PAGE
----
The course helps to build an audio device. A volume control circuit is a wiring system found in a volume controller.
Significantly, adjusting the volume assists in finding the correct volume and balance level for our audio equipment.
We will discuss the volume controller circuit, its working, and the step-by-step process of making one.
Also, it will help you learn and make the right connections for your needs!
1. What is a volume controller?
Volume control is a balance controller. This controller has an interface with push buttons for external control in a TSSOP package.
Notably, a volume controller does not require an external circuit.
Because the device has an inbuilt bias voltage source, reducing the number of external components.
A single or dual power supply can operate a volume controller integrated IC.
2. How Does Volume Control Work?
Volume control efficiently works with a certain phenomenon.
This phenomenon is that the volume reduces any time you rotate the volume knob to the left.
On the other hand, turning the knob to the right increases the volume.
However, the factors behind the phenomenon are pretty complicated.
The control knob acts as a variable resistor in an electrical circuit.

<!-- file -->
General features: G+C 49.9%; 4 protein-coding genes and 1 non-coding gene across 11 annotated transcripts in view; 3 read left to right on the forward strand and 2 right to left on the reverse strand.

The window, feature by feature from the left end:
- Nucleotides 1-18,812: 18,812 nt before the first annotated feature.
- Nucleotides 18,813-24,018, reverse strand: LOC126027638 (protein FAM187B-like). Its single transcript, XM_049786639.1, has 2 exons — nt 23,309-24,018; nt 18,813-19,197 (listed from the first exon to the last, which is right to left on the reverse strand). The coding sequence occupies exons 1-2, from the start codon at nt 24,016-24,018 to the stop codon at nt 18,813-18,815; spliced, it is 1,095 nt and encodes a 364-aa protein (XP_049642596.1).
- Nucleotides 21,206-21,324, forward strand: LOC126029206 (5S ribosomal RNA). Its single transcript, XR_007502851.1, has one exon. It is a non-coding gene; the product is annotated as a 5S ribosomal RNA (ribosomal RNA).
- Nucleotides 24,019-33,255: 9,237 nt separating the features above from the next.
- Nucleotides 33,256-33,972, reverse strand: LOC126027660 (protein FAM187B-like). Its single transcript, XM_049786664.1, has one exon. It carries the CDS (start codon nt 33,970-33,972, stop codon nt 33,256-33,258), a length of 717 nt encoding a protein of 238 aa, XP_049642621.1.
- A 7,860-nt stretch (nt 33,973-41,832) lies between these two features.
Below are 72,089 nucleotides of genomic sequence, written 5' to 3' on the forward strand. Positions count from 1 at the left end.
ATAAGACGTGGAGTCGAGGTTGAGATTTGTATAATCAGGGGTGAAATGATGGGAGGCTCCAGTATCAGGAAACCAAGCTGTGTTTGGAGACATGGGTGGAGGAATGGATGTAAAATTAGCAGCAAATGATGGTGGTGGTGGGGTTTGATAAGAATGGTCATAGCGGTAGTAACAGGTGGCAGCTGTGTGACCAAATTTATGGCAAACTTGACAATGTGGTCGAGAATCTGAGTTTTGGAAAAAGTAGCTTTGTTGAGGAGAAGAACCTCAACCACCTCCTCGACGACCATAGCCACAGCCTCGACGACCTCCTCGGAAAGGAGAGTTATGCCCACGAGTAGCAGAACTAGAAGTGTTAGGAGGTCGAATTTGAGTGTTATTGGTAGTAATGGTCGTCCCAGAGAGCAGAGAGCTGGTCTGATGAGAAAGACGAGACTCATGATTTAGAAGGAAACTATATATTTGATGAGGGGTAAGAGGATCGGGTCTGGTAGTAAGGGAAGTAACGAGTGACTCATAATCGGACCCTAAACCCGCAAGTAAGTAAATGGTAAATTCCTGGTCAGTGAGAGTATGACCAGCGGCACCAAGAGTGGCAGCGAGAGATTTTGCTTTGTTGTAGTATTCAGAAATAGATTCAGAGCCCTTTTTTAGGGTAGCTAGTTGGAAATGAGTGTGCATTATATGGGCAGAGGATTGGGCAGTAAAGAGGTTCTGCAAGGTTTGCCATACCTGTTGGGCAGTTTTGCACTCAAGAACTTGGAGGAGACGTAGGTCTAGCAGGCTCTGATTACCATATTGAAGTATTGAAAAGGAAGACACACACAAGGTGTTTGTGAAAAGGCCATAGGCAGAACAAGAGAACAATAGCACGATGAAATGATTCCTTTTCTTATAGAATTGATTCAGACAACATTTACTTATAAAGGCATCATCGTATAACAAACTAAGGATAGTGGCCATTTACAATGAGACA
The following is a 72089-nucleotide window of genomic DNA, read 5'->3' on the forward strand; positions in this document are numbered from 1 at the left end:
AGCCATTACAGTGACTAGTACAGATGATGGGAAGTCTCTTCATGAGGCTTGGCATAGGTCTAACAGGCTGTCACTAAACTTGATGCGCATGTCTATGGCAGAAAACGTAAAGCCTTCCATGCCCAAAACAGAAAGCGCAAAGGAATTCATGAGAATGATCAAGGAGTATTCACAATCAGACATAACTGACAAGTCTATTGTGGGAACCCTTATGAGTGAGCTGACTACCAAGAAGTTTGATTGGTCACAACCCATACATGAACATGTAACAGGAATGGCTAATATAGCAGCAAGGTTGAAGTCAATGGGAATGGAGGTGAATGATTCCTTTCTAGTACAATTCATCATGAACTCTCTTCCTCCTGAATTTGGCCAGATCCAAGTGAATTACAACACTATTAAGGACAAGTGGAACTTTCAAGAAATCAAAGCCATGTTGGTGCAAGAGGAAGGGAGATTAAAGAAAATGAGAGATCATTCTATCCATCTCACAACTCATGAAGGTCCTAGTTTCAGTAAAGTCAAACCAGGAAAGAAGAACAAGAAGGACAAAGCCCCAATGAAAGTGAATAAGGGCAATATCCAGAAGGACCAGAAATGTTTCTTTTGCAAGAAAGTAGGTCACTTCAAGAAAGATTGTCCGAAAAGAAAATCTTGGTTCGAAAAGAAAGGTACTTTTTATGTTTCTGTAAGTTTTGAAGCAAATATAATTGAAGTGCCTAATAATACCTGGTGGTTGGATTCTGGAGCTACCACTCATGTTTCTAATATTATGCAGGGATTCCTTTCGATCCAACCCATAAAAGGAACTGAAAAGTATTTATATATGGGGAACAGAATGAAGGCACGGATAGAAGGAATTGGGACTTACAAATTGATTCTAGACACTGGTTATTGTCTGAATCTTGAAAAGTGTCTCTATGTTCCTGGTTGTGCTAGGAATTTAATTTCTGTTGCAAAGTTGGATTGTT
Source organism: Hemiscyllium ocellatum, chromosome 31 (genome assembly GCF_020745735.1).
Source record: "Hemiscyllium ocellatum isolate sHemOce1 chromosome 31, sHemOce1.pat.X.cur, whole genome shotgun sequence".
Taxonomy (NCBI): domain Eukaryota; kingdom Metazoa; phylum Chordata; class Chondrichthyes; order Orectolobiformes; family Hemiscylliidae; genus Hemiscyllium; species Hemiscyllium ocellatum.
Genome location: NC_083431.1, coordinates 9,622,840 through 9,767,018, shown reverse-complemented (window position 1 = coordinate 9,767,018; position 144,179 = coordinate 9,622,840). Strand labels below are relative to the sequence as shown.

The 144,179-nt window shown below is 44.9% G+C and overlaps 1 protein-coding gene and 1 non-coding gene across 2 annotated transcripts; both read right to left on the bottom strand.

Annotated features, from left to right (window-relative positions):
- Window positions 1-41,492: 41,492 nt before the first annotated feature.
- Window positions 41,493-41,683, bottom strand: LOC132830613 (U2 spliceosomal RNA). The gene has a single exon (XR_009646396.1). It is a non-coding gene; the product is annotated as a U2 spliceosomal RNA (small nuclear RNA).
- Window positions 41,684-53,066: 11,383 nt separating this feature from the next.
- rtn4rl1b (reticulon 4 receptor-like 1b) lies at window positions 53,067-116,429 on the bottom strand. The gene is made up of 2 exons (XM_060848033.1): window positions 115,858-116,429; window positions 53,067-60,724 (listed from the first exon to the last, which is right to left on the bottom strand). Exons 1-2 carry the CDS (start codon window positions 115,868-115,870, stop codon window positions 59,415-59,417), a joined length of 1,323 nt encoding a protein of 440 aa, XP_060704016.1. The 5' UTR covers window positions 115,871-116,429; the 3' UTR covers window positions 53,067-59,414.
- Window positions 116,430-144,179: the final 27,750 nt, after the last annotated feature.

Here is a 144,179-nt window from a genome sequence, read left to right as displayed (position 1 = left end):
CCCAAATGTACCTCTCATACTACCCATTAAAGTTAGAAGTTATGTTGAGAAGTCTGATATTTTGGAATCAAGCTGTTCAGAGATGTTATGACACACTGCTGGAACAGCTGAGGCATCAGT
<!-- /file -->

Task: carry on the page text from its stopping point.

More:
When you turn the resistor in a specific direction, the knob is a resistor.
In that, it raises or reduces the resistance from electrical signals.
For example, you reduce the resistance when turning the knob to the right.
Thus allowing more volts to travel to the speaker raising the volume.
Contrastingly, turning the knob to the left increases the resistance.
This action reduces the volts that can reach the speaker, reducing the speaker's volume.
Notably, the process becomes complex when you involve an amplifier.
But, overall, the audio control involves the number of volts reaching the speaker.
(a sound amplifier.)
(A volume control circuit diagram)
Channel inputs and outputs
Pin 8 receives the right channel input, while pin 17 gets the left channel input.
The right and left channel inputs go in separate directions. It is because the right input goes to the high terminal.
The left input should reach a high terminal of the second internal digital preset potentiometer.
But, on the first internal digital potentiometer of the IC.
Notably, Pin 6 and 9 are the low terminals of the inexpensive internal potentiometers.
These pins become short after they join pin 11 using connecting wires.
Also, Pin 11 is the mid-bias voltage output of the IC.
Pin 10 contains the right channel output.
Pin10 is the buffered wiper terminal of the first internal preset potentiometer.
At the same time, the second internal inexpensive potentiometer contains the left channel output.
The presence of a capacitor at pin 12(bias generator bypass) to the ground is a must.
Pin 12 helps to prevent noise biasing. Significantly, bypassing noise from the VLOGIC and VDD sources improves the complete performance and stability of the circuit.
Additionally, capacitors C3 and C4 carry out the noise biasing process.
(control knob regulator)
LEDs and resistors
D5 and D1 are indicator LEDs. The LEDs indicate balance and volume levels.